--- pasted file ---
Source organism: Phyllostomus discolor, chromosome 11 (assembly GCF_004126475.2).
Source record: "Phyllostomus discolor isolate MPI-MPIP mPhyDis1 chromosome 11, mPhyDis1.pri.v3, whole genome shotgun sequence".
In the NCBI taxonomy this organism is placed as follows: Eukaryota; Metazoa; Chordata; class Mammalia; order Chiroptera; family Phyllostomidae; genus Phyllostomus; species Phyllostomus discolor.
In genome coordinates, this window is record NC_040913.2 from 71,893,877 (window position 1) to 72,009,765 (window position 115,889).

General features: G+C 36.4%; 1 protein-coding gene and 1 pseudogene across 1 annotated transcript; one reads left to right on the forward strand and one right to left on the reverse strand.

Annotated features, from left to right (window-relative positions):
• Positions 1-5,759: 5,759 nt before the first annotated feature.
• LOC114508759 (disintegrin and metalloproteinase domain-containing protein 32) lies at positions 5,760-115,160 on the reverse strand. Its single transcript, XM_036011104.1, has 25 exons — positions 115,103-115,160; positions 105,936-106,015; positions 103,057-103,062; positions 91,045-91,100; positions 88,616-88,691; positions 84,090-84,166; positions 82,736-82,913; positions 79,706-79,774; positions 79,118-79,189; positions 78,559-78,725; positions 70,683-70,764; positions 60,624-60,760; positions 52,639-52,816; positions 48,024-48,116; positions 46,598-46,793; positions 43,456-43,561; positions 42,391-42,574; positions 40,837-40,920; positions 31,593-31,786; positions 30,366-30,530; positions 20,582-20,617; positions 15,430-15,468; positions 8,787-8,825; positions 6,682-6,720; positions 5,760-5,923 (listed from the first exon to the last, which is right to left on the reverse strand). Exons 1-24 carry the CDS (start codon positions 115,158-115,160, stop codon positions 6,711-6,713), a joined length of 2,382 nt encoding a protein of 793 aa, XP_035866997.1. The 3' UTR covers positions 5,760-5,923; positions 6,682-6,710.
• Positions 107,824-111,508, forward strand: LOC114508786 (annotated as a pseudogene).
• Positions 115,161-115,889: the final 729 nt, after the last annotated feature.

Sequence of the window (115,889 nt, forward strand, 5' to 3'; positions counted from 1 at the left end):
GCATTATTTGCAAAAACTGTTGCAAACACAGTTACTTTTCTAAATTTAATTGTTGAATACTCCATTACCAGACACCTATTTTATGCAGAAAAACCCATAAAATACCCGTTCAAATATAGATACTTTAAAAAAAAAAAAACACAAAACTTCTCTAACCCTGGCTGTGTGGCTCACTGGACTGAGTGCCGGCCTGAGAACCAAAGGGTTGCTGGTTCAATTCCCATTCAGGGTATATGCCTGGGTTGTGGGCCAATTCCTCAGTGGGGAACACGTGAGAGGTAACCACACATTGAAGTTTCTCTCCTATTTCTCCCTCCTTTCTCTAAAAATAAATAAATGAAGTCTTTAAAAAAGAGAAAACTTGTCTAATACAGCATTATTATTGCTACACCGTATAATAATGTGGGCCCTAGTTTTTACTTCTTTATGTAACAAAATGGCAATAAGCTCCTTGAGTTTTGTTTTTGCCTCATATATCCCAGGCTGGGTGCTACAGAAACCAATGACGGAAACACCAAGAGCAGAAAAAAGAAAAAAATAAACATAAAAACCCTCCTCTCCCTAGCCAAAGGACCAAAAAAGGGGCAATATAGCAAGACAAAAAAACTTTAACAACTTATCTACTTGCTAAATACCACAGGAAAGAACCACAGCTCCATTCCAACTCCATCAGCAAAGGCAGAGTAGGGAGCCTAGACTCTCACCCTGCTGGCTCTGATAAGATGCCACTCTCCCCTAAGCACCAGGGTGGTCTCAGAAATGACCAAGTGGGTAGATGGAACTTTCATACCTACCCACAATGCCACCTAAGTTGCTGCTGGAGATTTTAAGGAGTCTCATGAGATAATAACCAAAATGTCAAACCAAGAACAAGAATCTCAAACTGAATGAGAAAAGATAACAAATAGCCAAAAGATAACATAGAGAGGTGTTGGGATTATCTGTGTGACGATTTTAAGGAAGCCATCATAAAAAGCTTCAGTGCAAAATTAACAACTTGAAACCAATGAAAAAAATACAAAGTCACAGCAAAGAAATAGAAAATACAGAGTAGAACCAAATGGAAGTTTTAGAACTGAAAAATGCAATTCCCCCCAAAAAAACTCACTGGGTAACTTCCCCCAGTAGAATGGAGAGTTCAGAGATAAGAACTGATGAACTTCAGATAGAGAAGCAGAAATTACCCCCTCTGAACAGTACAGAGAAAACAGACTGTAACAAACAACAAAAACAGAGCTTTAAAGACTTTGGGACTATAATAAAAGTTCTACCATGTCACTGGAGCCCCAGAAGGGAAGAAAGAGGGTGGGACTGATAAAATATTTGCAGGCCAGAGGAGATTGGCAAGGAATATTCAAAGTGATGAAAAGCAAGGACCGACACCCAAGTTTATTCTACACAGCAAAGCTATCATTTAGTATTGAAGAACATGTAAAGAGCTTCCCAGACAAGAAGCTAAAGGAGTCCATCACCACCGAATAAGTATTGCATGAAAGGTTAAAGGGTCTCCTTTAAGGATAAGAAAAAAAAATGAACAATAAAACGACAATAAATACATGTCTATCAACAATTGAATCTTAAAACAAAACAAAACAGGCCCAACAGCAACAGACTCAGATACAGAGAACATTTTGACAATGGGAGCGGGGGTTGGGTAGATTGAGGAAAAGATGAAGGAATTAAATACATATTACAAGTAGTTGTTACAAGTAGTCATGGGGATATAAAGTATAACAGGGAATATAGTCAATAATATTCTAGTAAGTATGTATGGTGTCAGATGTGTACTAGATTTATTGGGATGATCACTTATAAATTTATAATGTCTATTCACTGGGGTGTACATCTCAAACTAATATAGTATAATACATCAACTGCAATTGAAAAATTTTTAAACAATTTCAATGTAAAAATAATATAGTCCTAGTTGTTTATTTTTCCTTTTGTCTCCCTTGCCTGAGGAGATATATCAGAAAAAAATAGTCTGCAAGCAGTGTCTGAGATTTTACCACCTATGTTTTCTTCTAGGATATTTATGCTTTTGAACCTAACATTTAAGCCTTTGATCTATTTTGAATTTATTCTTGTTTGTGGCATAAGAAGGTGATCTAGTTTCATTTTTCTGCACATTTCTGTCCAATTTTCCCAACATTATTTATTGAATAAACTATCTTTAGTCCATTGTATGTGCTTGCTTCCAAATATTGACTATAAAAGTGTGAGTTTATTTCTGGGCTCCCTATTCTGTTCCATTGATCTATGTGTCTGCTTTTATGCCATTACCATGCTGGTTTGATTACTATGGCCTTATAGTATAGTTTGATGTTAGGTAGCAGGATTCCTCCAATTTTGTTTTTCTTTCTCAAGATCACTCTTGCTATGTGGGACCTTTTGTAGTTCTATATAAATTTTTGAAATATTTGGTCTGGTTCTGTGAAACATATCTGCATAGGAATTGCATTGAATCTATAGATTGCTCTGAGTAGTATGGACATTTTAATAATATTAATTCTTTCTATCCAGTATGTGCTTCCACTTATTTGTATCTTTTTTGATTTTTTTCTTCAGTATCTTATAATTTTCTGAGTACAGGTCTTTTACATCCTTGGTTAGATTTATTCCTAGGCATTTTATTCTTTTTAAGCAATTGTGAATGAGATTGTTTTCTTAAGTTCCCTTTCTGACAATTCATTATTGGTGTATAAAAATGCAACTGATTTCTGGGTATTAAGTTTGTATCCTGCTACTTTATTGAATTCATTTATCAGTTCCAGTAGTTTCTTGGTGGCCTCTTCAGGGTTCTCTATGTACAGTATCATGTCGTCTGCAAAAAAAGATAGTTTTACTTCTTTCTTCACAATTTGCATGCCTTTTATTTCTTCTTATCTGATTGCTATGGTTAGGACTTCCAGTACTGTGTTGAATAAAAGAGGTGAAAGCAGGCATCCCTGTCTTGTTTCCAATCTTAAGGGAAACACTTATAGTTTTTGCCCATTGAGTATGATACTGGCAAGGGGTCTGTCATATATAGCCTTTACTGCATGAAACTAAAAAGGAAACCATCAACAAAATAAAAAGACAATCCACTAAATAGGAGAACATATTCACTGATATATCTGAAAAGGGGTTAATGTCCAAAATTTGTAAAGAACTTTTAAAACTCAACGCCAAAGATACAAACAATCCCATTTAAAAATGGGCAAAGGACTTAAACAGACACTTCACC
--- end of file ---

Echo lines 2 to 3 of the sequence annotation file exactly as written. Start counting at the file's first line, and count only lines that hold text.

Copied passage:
Source record: "Phyllostomus discolor isolate MPI-MPIP mPhyDis1 chromosome 11, mPhyDis1.pri.v3, whole genome shotgun sequence".
In the NCBI taxonomy this organism is placed as follows: Eukaryota; Metazoa; Chordata; class Mammalia; order Chiroptera; family Phyllostomidae; genus Phyllostomus; species Phyllostomus discolor.